There is a lot of predictability in my everyday life. Every morning I wake up late and run to catch the bus on time. Every night before I go to sleep, I pray that the following day would bring in new hope and new opportunities. These days I try to reach the department by 8 am every day. These days I usually spend about 12 hours in the department. Every night as I start from my department, it is late and empty. I walk the hallway, get out of the building, walk for a few minutes, and wait for the bus to take me home. It is all very predictably programmed. Every night the bus arrives after a few minutes of wait. I wait for people to get off the bus. Then I board the bus. I start to go for the last seat, which is my favorite. While walking towards it, I expect the driver to start the bus and for me to be jolted out of my motion and lose balance, a phenomenon that happens when you are moving inside a vehicle that accelerates when you are holding on to nothing, best described by Newton’s law of inertia. Every night, I reach my favorite seat all the way at the back, turn, and sit. Every night, the bus starts only after I am seated. He is not obliged to do it, but he still does.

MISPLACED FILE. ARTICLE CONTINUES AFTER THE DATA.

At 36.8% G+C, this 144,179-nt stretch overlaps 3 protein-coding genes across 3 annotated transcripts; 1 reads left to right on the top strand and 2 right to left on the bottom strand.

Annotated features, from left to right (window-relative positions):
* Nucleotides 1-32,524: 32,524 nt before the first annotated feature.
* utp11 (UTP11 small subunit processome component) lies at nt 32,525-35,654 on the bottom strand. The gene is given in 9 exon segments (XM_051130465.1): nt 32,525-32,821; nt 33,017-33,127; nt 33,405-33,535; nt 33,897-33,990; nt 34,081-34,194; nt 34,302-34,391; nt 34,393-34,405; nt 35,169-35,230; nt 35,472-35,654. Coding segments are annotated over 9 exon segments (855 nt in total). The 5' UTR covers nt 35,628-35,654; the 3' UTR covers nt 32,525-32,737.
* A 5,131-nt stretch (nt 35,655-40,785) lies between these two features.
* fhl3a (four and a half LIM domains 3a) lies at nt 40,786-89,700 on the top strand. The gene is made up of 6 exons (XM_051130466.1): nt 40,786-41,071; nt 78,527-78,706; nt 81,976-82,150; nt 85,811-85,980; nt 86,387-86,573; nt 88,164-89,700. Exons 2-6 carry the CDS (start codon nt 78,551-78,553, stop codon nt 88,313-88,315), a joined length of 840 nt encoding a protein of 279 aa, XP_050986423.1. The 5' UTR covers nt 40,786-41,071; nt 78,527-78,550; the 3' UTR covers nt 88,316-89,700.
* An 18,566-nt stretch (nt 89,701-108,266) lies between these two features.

Every night, I say my last thank you to the bus driver mentally, for politely waiting till I have found a seat and for not letting me trip by starting to drive before I have found a seat.